He uses a different method of modernising performance from classical technique, compared to Nijinska, Bausch and McGregor whom mainly use neutral colours to focus the attention on the shapes created through the dancer’s movement rather than them as individuals and their costume. Balanchine’s shiny, purple costumes, further contrast the performance image away from classical traditions and enhances the dynamic, modernised, energetic choreography. Therefore, as he is less focused on creating unusual shapes from the initiations of classical technique, and more concerned with the overall tone and perception of his piece, rather than exploring deeper into the communication of emotion through the body, he may view his dancers more as individuals rather than images performing the shapes of his creativity.
Pina Bausch is significant in supporting the development of classical theatre, and interestingly took inspiration from her dancers directly; using their reactions when she asked personal questions about certain themes. This links the works of Pina Bausch and Bronislava Nijinska; whom gained inspiration from the observation of the general public and their reactions during the uproars concerning the Bolshevik Revolution. She was trained by Kurt Jooss, who himself was trained by Rudolf von Laban, therefore suggesting her inspirations may have originated from Laban’s style. Her first creative project was ‘partly anarchistic…looked for a new language…immediacy of a lost sensuality’ (Bremser, M, 1999), giving theatre a new outlook.
Her creations contrast far from the traditional light-hearted, floaty impression of classical ballet; however, as the production starts fairly timid and settled, the classical line gets more thrown away and the energy becomes more frantic as the piece develops and the storyline unfolds. The aura of the dancers’ quality is created by not only the diversity in the dynamics of the arms and powerful use of the legs, but through the manipulation of the spine and muscles of the torso. This isolation of each body part helps the emotive state of the performance, “the anguish of an arched back” and “pulsating bodies” (Manko, 2017: The Paris Review). Her extensive use of the limbs, such as turning in of the knees and shoulders to break the symmetric, positioned lines, and the impact of sound to create more dynamic, emotive movements, such as slapping, shuddering, stamping and jerking that were “herd-like” (Manko, 2017: The Paris Review), as well as choreographing in flat-footed jumps, helped to give the piece a more grounded sensation. These movements, are more effective than using the technique of classical ballet, for creating the appropriate atmosphere for the idea she was trying to convey to the audience, and embedding new emotions in her choreography as a means of expression and extension of the classical vocabulary, such as ‘wild fear, lust, despair, anger’ (Manko, 2017: The Paris Review). There are moments of synchronicity between the dancers and there are moments where everyone takes their own timing and counts to the material, suggesting that the dancers can individually influence the movement, for example, using their own emotion to determine the extent of suspension in movements; giving the piece a rustic feel, which contrasts to a production of a classical ballet, in which all timings are rigidly set and repeatedly rehearsed.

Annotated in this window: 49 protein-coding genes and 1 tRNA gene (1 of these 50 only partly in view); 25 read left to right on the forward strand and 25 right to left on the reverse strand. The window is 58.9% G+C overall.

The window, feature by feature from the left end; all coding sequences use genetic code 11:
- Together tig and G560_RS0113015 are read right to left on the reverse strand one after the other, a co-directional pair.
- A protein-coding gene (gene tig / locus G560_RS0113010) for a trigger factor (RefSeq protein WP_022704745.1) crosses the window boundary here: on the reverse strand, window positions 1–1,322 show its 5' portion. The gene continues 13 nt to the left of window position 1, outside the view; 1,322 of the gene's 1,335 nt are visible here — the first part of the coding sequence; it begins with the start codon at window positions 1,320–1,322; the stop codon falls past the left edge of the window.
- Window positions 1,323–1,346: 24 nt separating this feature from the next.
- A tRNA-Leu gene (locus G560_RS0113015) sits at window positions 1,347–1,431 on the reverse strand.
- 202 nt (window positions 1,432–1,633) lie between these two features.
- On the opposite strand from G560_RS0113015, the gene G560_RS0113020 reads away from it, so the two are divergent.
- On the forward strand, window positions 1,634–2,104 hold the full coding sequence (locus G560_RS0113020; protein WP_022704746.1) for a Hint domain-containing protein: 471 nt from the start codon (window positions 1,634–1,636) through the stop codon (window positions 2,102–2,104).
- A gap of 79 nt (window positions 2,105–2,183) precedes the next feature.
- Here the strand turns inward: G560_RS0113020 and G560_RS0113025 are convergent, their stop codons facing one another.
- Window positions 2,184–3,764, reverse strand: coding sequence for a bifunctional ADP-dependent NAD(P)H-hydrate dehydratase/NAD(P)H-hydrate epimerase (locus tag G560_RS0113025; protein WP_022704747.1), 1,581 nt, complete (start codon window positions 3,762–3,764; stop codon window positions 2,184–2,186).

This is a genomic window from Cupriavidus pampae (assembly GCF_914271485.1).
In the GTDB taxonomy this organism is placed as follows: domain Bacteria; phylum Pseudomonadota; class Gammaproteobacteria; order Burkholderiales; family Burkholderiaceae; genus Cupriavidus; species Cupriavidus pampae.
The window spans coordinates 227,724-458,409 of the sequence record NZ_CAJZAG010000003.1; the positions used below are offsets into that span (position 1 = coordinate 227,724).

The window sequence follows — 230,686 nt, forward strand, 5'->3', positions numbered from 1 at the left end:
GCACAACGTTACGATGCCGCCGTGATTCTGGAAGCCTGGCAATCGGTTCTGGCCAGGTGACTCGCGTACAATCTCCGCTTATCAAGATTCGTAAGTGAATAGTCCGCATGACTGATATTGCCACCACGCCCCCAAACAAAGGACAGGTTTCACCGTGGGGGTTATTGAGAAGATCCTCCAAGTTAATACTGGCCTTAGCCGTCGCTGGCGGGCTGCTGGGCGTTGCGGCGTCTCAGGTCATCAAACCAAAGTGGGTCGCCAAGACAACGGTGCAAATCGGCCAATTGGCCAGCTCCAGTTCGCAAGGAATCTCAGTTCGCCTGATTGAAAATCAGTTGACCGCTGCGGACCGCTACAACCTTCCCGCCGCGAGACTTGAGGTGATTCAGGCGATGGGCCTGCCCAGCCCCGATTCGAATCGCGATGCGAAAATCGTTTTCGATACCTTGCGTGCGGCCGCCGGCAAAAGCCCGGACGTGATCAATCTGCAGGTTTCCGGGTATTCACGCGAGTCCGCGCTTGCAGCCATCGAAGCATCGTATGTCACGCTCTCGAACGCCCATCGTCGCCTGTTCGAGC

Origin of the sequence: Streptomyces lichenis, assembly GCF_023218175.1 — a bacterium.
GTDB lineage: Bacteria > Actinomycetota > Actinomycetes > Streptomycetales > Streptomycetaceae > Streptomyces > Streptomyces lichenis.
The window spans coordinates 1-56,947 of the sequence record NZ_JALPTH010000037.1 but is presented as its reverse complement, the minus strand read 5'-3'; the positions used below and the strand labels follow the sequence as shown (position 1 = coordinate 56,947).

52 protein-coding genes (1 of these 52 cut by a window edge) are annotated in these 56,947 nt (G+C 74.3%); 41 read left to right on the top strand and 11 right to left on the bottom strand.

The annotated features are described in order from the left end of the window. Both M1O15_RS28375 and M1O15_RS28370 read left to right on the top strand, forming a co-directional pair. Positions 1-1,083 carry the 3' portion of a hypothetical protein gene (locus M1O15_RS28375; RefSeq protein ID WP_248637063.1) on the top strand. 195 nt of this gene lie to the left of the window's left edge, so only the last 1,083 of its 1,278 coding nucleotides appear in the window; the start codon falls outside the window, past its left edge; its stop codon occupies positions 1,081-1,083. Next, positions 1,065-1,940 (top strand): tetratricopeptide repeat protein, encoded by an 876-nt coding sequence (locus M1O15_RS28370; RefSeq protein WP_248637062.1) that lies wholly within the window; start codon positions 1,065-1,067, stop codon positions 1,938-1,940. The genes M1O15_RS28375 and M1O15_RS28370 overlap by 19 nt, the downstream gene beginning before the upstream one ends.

The piece focuses mainly on the relationships between men and women, where some choreography ‘reflects the patterns of masculine behaviour’ (Bremser, M, 1999) in everyday life; these gestures and natural movements can be seen to be overemphasized, suggesting that part of her inspiration comes from everyday life. Bausch also stereotypes the behaviours of the different genders by assigning the men with stronger, more abrupt lines and movement qualities, making them appear more superior and powerful, whilst the women mainly give across a sense of fear and being inferior to the men, shown through more self-contained, less extended lines. Traditional ballets presented their dancers in fairly fancy costumes, however Bausch has used plain, skin coloured outfits and dresses; maybe to draw any attention away from what they’re wearing as she was more concerned with displaying the unusual shapes and the bending of the classical line away from usual stagework. The stage setting is very natural to purposely break any stage traditions, as she tries to recreate Café Müller (1978) and also uses ‘old leaves, layers of peat, puddles of water, grass’ (Bremser, M, 1999) in order to experiment with how far she could push the limits of theatre and movement style, to create a piece that wasn’t “pretty”, and enabled her dancers to let themselves relax, and embrace freedom and character; the style which Bausch required of them in that unusual stage setting.
In Wayne McGregor’s ‘Chroma’, he intertwined psychology, science and dance; resulting in a piece of art showing fluid, innovative movement at speed, that was described as ‘dense and highly textured’ (Bremser, M & Sanders, L, 2011), inspired by individuals such as Sarah Seddon Jenner, who have the neurological disorder of AtaXia. By researching into the symptoms of the disorder: ‘loss of muscular co-ordination’ and ‘destroying speech and mobility’ (Bremser, M & Sanders, L, 2011), McGregor could experiment by making his dancers wear prisms to ‘distort their sense of spatial geography (Bremser, M & Sanders, L, 2011) to help them to physically understand what one with the disorder would feel like on a daily basis; therefore, making the piece more accurate to real life experiences. The success of Chroma through this new perception of theatre got McGregor noticed by the Royal Ballet, in which soon after, he became resident choreographer for; also, being the first non-ballet trained choreographer there. The nude costumes that are very similar for both genders give a very subtle edge to the piece, similar to Pina Bausch’s atmosphere, whereby McGregor wants the focus to be on the shapes created and the muscles/physique of the dancers rather than drawing attention to the costume; a visual technique that changes the statement of the piece.
- Quote paper
- Emily Long (Author), 2019, The Classical Line in the Dancing Body. Shape and Connections in Four Works, Munich, GRIN Verlag, https://www.grin.com/document/542767